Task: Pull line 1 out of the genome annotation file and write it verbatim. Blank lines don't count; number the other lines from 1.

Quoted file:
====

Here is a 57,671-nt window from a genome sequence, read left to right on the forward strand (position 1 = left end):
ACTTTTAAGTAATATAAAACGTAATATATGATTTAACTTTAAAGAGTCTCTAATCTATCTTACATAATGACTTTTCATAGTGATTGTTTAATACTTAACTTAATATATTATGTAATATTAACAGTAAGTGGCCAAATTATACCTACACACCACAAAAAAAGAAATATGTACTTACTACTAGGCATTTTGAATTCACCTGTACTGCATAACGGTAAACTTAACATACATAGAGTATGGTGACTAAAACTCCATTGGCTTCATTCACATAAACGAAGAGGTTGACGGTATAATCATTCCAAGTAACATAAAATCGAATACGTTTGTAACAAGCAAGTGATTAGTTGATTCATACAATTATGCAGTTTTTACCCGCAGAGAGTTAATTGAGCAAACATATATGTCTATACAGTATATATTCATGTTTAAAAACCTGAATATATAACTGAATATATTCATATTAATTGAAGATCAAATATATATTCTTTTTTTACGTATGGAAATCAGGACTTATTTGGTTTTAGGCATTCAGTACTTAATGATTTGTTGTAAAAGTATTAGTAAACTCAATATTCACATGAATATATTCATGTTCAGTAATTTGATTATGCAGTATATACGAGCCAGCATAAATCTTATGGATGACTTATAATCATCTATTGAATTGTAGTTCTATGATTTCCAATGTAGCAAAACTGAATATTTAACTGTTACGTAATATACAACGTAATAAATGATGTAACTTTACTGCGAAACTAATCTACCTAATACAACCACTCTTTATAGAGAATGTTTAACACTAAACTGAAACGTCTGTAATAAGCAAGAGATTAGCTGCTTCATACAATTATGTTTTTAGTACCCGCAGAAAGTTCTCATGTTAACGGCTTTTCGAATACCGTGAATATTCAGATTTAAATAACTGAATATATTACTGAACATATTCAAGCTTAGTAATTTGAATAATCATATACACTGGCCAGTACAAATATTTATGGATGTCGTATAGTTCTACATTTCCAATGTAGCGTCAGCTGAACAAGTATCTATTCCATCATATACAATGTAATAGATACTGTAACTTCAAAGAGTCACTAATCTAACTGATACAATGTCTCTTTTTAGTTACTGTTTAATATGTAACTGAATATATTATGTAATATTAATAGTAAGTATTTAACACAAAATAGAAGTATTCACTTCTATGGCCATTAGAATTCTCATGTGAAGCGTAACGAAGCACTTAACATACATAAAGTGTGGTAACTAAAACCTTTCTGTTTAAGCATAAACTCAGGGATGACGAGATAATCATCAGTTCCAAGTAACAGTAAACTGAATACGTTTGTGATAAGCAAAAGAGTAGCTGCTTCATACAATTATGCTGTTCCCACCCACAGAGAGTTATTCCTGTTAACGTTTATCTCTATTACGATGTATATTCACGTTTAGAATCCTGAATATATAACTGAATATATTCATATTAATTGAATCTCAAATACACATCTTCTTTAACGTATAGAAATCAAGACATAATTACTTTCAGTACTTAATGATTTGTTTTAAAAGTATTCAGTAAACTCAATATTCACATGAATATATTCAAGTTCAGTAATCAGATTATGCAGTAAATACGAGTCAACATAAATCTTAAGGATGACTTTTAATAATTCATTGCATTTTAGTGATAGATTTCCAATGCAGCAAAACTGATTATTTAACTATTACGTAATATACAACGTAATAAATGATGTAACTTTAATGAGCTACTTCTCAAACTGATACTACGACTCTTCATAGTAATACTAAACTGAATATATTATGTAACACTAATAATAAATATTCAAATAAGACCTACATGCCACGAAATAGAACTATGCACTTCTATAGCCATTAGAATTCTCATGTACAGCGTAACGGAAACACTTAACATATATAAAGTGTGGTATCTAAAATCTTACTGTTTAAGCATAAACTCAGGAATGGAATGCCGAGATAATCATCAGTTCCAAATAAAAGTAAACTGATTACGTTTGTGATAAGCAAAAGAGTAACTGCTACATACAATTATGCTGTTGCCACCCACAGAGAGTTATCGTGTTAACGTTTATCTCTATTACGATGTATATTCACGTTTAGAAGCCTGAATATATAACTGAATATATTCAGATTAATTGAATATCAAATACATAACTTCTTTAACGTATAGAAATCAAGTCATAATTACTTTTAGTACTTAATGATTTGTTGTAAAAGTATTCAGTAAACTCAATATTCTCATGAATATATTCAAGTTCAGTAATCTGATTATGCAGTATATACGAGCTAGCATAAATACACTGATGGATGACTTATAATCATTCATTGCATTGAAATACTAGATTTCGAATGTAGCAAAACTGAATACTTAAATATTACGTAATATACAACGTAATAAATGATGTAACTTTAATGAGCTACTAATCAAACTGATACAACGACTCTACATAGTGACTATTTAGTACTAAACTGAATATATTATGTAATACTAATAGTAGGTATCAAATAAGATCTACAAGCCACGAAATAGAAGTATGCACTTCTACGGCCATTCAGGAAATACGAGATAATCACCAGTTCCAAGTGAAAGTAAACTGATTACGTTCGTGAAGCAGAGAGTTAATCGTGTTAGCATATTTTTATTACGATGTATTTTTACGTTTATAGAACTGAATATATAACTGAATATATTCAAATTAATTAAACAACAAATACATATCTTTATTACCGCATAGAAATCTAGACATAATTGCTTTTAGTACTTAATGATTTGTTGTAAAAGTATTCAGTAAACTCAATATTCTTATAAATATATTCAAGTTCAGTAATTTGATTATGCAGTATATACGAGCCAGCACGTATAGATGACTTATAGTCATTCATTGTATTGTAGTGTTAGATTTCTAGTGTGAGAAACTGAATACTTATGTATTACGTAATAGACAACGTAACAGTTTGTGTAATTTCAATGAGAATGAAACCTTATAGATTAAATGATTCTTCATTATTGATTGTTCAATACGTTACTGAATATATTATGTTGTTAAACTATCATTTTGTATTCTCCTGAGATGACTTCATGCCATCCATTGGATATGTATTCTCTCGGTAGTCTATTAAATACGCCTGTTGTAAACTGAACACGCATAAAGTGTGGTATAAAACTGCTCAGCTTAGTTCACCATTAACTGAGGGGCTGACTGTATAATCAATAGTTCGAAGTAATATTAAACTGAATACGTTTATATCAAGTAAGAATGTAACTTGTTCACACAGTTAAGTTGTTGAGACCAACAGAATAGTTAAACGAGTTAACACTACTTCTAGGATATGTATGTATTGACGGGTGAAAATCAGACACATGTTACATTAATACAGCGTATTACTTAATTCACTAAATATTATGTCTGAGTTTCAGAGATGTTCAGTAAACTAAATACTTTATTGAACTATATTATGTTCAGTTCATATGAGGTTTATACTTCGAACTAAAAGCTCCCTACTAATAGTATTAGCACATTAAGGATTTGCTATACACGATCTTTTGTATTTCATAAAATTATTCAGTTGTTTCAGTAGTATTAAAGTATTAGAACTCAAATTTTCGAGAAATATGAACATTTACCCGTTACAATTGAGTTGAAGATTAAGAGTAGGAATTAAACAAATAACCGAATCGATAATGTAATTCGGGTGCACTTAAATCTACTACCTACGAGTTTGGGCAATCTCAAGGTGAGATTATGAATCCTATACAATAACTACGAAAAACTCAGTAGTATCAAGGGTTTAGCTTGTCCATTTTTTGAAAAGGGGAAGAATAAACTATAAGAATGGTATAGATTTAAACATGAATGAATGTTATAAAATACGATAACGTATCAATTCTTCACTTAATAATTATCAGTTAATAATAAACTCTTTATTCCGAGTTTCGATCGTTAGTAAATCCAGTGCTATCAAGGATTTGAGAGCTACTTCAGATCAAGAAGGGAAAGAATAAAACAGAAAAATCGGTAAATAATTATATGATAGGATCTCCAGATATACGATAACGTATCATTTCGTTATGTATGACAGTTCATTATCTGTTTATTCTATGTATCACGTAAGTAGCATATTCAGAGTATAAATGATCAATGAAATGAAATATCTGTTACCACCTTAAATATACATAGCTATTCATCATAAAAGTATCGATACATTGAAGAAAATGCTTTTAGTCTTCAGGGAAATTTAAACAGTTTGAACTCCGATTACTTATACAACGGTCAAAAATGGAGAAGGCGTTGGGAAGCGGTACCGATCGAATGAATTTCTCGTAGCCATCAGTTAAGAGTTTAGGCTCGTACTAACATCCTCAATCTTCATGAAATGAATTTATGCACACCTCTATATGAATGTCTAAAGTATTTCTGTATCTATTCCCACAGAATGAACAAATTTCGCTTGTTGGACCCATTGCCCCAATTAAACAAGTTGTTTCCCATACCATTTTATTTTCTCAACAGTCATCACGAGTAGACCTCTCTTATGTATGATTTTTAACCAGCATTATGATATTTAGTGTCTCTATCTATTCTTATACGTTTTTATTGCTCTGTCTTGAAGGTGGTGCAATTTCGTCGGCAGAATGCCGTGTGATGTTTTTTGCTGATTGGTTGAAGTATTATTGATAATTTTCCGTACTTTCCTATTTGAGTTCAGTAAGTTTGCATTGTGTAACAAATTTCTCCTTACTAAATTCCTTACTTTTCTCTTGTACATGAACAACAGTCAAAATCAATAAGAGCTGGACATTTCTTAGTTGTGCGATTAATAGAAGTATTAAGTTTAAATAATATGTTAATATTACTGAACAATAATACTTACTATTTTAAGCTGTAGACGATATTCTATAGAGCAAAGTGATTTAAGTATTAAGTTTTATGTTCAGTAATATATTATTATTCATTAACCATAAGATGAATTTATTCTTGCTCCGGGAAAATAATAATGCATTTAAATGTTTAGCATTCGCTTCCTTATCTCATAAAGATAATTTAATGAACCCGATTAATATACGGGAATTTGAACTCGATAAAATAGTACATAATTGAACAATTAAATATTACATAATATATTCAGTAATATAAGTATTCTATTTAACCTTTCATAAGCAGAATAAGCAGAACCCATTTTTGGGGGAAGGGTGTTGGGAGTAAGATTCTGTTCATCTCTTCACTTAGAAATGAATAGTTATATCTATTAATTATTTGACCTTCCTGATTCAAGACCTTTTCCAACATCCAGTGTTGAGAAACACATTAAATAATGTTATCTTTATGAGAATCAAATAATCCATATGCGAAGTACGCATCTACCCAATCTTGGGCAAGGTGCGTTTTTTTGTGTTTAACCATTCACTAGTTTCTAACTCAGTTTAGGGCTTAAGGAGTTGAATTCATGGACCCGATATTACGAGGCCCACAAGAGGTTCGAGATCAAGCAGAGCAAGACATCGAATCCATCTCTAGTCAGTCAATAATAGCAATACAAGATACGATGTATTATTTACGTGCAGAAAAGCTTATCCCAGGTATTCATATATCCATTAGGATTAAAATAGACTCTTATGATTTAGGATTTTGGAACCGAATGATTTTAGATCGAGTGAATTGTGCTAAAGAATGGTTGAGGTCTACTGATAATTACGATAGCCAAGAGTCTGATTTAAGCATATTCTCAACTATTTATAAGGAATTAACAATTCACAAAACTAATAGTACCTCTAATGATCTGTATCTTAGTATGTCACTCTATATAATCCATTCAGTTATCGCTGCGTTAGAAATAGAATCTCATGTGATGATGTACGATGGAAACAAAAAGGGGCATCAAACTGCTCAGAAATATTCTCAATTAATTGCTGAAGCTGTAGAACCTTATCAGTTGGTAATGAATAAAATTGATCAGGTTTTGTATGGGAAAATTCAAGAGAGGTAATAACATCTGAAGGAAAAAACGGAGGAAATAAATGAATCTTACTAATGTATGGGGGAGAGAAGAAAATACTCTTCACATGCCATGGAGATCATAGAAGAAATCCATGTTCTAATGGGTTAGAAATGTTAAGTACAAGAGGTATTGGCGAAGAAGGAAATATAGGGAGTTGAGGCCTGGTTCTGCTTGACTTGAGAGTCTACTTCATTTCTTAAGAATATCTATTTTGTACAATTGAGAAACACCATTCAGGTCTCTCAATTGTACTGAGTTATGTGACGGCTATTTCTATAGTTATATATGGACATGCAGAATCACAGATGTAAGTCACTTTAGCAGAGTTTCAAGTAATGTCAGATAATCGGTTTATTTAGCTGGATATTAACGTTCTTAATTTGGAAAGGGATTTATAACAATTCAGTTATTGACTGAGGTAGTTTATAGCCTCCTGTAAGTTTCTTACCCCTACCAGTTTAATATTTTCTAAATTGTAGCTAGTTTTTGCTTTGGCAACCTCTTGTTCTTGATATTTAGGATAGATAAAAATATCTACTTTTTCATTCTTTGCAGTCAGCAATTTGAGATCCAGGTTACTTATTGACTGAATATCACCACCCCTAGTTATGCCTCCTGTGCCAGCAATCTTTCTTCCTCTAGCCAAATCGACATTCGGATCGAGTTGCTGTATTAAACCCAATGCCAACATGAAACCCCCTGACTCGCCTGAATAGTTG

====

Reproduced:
Here is a 57,671-nt window from a genome sequence, read left to right on the forward strand (position 1 = left end):